IARPA launches second edition of drone surveillance challenge

Last year's challenge didn't solve the problem the agency wanted solved.
(Getty Images)

About a year ago, the Intelligence Advanced Research Projects Activity (IARPA), a group within the Office of the Director of National Intelligence that deals in “high-risk/high-payoff research programs,” launched a challenge soliciting algorithms to help parse data gathered by unmanned aircraft systems. While that challenge is over and its awards paid out, IARPA’s needs remain unmet.

So the agency is going back to the drawing board.

“Last year this prize challenge showed that this is an active area of research, but that the problem is still unsolved,” IARPA Program Manager Lars Ericson said in a statement. “This second iteration aims to further engage the community to advance techniques needed to aid analysts in processing and understanding the large amounts of imagery they receive on a daily basis.”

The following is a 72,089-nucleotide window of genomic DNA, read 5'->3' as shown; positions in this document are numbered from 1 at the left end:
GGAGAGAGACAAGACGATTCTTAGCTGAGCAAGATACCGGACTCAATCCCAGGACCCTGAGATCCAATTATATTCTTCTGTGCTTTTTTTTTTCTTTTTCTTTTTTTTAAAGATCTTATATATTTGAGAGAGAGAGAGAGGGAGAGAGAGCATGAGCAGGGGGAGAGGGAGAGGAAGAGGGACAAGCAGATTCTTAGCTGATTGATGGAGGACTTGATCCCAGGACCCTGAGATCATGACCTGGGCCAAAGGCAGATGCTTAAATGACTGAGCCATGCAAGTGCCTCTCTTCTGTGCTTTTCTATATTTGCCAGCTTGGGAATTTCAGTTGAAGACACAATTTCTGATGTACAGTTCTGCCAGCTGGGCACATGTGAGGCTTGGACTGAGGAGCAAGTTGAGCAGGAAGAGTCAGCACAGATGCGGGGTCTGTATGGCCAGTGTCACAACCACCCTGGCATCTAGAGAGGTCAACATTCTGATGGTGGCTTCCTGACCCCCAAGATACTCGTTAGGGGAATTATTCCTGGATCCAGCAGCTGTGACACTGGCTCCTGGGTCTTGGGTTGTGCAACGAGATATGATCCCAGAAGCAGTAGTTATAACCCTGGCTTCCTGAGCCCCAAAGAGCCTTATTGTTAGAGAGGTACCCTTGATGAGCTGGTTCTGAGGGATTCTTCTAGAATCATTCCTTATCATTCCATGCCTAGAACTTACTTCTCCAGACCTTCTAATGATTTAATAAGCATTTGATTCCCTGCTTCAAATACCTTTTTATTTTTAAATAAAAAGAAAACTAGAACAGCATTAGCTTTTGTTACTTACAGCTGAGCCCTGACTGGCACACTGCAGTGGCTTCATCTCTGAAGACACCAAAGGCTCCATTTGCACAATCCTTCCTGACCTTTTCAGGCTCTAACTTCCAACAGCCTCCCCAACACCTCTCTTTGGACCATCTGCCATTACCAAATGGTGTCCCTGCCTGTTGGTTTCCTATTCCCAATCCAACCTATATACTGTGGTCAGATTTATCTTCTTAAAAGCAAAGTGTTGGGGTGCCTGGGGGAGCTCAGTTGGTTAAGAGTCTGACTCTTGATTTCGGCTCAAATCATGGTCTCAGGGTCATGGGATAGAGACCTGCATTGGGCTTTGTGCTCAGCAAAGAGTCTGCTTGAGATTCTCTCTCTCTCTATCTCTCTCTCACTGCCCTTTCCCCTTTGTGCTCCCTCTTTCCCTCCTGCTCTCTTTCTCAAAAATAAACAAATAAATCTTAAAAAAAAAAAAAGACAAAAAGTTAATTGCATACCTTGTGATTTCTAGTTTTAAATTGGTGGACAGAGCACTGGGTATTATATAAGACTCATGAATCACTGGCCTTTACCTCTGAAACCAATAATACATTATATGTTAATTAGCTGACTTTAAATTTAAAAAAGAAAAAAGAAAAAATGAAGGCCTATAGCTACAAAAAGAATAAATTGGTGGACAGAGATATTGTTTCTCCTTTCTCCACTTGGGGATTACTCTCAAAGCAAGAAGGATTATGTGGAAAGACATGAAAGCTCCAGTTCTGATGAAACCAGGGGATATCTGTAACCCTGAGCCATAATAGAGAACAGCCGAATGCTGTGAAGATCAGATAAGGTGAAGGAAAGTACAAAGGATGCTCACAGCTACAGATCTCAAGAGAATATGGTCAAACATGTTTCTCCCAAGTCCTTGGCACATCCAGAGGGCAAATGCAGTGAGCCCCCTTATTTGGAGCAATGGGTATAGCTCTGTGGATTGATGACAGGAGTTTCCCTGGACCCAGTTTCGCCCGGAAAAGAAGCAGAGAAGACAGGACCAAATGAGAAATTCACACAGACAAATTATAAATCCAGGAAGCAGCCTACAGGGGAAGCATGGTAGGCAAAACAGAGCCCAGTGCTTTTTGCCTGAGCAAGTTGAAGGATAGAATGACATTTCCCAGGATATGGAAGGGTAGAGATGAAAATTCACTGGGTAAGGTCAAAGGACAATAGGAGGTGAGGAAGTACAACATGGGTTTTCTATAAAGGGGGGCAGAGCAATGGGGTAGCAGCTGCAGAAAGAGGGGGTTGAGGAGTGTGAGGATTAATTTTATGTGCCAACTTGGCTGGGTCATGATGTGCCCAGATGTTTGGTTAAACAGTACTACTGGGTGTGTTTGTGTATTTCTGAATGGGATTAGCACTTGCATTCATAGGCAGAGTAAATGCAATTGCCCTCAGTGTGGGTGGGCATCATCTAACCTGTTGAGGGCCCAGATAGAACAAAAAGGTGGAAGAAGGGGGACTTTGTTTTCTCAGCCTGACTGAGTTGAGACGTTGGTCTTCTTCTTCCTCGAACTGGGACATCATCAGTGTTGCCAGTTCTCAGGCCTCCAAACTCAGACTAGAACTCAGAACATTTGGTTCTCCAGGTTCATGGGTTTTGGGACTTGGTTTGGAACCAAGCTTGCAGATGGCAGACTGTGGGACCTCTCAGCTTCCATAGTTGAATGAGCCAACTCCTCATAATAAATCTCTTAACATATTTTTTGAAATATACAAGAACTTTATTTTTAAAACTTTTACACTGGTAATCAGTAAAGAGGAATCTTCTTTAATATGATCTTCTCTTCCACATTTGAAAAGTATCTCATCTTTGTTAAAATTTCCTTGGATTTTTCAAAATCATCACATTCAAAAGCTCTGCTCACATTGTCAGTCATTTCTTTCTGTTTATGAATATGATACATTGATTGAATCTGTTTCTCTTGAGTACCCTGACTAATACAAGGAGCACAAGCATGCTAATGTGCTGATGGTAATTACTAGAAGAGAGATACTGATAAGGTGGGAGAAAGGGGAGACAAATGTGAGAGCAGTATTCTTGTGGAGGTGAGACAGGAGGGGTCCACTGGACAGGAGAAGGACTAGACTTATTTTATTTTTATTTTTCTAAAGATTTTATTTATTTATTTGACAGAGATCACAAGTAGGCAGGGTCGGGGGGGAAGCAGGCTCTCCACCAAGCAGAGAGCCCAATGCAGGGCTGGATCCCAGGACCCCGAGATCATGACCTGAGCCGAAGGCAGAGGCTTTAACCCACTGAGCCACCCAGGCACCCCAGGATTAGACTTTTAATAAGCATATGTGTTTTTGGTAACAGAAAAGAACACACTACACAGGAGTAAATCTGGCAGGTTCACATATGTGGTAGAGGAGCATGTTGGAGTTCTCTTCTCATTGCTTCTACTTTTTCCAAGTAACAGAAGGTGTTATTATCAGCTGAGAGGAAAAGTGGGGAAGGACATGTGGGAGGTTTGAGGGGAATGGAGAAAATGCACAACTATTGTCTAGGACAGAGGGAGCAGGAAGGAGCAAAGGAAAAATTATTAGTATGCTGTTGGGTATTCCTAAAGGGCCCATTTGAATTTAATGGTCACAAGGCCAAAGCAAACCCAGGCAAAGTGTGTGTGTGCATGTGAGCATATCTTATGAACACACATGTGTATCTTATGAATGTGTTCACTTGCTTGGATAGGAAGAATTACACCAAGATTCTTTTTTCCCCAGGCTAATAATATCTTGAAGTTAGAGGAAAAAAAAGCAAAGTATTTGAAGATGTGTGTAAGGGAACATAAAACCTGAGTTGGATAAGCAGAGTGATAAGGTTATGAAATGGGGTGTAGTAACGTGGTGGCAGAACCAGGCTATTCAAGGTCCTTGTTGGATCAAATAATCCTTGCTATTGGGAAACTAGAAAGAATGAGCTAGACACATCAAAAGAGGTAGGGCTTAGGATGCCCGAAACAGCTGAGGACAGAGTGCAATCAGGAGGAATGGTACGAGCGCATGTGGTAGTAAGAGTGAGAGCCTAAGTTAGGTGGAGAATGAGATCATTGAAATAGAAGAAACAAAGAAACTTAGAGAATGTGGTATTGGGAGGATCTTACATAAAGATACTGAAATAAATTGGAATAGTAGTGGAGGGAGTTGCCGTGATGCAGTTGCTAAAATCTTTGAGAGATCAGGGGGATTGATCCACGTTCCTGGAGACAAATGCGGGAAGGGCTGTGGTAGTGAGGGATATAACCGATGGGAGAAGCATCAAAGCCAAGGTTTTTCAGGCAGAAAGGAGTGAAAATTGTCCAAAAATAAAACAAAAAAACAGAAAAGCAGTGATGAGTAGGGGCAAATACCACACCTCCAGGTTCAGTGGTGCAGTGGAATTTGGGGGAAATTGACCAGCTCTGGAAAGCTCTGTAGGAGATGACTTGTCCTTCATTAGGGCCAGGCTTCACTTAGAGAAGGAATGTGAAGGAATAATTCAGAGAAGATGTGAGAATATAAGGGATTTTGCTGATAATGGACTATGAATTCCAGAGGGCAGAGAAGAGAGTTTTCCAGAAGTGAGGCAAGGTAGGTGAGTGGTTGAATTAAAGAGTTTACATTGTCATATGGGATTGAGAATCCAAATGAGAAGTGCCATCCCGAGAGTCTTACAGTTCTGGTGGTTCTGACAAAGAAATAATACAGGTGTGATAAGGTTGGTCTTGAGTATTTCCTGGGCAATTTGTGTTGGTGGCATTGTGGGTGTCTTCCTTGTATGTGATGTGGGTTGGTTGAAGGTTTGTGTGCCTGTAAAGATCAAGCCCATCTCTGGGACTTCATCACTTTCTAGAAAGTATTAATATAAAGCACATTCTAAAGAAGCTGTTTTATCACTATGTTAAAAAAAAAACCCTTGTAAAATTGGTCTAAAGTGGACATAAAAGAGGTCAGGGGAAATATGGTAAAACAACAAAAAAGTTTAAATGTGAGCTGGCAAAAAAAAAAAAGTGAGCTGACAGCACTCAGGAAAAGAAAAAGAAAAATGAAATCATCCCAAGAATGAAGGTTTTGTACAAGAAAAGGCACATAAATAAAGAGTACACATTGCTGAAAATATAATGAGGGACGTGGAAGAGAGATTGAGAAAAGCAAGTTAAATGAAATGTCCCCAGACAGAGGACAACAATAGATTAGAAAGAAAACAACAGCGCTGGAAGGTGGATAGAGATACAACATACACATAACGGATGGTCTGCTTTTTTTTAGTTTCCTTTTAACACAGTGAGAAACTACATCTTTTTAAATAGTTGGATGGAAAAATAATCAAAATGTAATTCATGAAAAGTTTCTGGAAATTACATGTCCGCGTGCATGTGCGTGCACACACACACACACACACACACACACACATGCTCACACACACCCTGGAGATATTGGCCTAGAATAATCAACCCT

Once again, IARPA is putting out a call for researchers from academia and industry to deliver algorithms that can detect objects in video footage collected by drones and algorithms that can classify those objects once detected. There is $50,000 in prizes attached to the challenge.


In keeping with last year’s edition, the challenge is being organized and run by the University of Notre Dame. Would-be participants have until April 1 to register, and organizers plan to announce winners in May.

Last year’s challenge solicited image enhancements to aid analysts looking through the images by hand and algorithms to improve automatic object recognition. Teams from Honeywell’s Advanced Connected Sustainability Technologies group won both of these categories.

This isn’t IARPA’s only interest in exploring ways to deal with surveillance video in an efficient manner. Together with the National Institute of Standards and Technology, the agency launched a challenge to “encourage the development of robust automatic activity detection algorithms for a multi-camera streaming video environment” in November 2018.

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